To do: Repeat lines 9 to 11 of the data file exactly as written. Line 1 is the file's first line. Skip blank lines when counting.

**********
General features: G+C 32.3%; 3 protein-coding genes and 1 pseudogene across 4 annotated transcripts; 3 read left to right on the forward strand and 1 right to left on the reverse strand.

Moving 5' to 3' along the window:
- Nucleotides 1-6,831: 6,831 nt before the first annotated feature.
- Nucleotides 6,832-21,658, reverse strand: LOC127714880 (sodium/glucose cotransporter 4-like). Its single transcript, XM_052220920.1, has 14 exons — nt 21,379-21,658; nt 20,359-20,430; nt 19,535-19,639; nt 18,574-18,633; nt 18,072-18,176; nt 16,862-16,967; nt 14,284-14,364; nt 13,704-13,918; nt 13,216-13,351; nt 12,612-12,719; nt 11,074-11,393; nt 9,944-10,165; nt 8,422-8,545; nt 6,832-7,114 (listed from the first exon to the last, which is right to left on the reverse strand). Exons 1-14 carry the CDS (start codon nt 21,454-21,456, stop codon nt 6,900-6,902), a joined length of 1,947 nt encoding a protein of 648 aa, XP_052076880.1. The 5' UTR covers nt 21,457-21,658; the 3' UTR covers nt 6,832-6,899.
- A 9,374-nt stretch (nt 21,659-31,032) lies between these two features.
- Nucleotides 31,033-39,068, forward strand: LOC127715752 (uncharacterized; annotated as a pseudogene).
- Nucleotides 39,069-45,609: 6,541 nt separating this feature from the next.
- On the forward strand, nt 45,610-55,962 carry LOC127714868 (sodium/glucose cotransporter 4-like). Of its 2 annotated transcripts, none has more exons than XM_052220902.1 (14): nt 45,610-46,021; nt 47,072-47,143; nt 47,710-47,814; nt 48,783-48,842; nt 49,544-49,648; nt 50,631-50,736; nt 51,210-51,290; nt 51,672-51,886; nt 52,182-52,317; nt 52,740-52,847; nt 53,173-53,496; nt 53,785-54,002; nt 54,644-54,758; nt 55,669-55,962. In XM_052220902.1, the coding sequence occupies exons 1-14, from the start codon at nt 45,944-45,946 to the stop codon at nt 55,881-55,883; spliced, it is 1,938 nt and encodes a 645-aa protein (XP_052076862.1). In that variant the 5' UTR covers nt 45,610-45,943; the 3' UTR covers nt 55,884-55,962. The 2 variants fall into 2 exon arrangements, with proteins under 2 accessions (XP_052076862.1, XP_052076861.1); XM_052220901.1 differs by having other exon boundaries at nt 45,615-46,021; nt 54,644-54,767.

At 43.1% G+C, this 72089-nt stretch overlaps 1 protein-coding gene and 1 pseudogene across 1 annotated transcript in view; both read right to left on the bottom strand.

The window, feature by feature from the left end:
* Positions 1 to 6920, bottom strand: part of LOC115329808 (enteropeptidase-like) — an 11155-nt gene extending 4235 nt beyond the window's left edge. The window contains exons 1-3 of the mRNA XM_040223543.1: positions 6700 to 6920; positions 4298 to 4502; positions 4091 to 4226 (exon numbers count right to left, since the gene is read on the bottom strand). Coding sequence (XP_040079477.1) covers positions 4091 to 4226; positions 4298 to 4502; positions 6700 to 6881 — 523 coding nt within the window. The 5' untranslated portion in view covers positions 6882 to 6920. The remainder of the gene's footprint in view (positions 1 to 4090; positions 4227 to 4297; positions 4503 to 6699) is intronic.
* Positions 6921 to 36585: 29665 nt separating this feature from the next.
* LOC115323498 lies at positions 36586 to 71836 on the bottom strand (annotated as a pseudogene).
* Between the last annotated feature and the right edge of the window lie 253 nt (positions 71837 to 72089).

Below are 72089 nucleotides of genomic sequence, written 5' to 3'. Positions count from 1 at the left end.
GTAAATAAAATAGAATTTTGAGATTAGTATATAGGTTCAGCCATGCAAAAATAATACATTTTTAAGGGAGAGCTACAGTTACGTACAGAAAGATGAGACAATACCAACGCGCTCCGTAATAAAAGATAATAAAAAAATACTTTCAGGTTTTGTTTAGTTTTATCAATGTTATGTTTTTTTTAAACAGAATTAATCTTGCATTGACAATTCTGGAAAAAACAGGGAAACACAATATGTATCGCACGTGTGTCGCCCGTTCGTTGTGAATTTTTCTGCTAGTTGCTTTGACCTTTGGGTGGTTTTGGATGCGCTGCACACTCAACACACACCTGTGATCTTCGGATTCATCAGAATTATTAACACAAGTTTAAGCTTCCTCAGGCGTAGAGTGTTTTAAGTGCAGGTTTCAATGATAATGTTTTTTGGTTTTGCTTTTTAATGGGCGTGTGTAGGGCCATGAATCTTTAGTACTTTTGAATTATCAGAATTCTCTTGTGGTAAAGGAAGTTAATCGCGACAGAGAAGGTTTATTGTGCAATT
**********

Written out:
At 43.1% G+C, this 72089-nt stretch overlaps 1 protein-coding gene and 1 pseudogene across 1 annotated transcript in view; both read right to left on the bottom strand.

The window, feature by feature from the left end:
* Positions 1 to 6920, bottom strand: part of LOC115329808 (enteropeptidase-like) — an 11155-nt gene extending 4235 nt beyond the window's left edge. The window contains exons 1-3 of the mRNA XM_040223543.1: positions 6700 to 6920; positions 4298 to 4502; positions 4091 to 4226 (exon numbers count right to left, since the gene is read on the bottom strand). Coding sequence (XP_040079477.1) covers positions 4091 to 4226; positions 4298 to 4502; positions 6700 to 6881 — 523 coding nt within the window. The 5' untranslated portion in view covers positions 6882 to 6920. The remainder of the gene's footprint in view (positions 1 to 4090; positions 4227 to 4297; positions 4503 to 6699) is intronic.